Page:Federalist, Dawson edition, 1863.djvu/178

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34
The Fœderalist.
For the Independent Journal.

THE FŒDERALIST. No. VII.



To the People of the State of New York:

IT is sometimes asked, with an air of seeming triumph, what inducements could the States have, if disunited, to make war upon each other? It would be a full answer to this question to say — precisely the same inducements which have, at different times, deluged in blood all the nations in the world. But unfortunately for us, the question admits of a more particular answer. There are causes of differences within our immediate contemplation, of the tendency of which, even under the restraints of a Fœderal Constitution, we have had sufficient experience, to enable us to form a judgment of what might be expected, if those restraints were removed.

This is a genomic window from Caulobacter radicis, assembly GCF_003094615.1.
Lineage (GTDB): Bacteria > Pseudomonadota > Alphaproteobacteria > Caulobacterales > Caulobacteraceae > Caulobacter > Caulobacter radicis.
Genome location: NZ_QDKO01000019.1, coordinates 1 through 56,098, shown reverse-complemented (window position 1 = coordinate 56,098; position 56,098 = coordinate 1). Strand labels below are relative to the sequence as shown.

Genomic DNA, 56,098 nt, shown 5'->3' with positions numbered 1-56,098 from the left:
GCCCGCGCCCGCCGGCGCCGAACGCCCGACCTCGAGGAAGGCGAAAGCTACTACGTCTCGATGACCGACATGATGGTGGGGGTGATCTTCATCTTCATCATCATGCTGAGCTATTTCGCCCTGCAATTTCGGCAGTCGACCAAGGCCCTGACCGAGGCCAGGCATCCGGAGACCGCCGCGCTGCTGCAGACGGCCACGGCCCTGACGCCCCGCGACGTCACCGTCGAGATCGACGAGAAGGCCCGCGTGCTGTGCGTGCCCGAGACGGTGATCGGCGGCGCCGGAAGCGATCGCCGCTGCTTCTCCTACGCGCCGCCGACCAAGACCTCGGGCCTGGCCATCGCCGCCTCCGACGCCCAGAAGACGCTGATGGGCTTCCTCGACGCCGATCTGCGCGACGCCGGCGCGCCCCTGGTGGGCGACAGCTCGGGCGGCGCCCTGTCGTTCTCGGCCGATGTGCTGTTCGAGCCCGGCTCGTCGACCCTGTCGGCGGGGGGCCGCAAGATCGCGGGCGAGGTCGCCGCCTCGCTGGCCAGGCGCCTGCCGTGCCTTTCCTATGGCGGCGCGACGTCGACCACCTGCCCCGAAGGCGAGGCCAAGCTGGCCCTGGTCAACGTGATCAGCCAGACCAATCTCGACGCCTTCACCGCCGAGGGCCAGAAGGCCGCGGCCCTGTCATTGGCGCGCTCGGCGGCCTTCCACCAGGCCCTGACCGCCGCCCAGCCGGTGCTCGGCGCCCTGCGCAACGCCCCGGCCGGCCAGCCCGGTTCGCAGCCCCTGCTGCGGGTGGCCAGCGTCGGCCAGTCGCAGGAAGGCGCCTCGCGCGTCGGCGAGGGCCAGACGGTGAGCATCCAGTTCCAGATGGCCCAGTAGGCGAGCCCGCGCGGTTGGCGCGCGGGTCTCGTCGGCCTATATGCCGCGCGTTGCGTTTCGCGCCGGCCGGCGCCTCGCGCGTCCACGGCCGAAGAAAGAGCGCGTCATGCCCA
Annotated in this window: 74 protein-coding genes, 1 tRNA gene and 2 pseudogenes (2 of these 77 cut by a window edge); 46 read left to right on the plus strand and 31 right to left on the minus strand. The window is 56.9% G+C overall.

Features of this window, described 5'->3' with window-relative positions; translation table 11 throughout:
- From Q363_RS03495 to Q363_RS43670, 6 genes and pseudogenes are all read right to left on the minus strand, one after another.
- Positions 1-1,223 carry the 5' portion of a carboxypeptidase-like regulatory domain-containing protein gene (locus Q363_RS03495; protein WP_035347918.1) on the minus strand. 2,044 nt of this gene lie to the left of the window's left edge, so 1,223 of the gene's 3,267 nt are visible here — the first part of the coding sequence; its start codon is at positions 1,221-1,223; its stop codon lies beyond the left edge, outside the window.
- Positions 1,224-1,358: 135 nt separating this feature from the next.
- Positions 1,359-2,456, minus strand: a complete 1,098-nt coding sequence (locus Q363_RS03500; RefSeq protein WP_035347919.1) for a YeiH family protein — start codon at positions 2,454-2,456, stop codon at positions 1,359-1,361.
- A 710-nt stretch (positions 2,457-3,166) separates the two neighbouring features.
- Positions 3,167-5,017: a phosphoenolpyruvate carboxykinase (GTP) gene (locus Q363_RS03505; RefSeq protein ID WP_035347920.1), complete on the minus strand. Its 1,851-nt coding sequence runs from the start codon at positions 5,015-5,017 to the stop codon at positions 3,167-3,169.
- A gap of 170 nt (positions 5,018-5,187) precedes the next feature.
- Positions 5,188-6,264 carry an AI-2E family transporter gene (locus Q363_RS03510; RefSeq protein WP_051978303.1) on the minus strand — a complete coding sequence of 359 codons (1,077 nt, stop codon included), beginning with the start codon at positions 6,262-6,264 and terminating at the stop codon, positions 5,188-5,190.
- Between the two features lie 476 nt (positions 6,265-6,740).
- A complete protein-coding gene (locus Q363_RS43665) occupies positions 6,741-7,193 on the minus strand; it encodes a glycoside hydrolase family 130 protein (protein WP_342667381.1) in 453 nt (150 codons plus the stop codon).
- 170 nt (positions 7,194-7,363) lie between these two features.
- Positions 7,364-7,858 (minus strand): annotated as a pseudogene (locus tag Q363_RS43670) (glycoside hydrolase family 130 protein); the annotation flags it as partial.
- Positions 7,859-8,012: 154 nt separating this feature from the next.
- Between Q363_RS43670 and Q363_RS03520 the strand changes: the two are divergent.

Territorial disputes have at all times been found one of the most fertile sources of hostility among nations. Perhaps the greatest proportion of wars that have desolated the earth have sprung from this origin. This cause would exist, among us, in full force. We have a vast tract of unsettled territory within the boundaries of the United States. There still are discordant and undecided claims between several of them; and the dissolution of the Union would lay a foundation for similar claims between them all. It is well known, that they have heretofore had serious and animated discussions concerning the right to the lands which were ungranted at the time of the Revolution, and which usually went under the name of crown-lands. The States, within the limits of whose colonial Governments they were comprised, have claimed them as their property;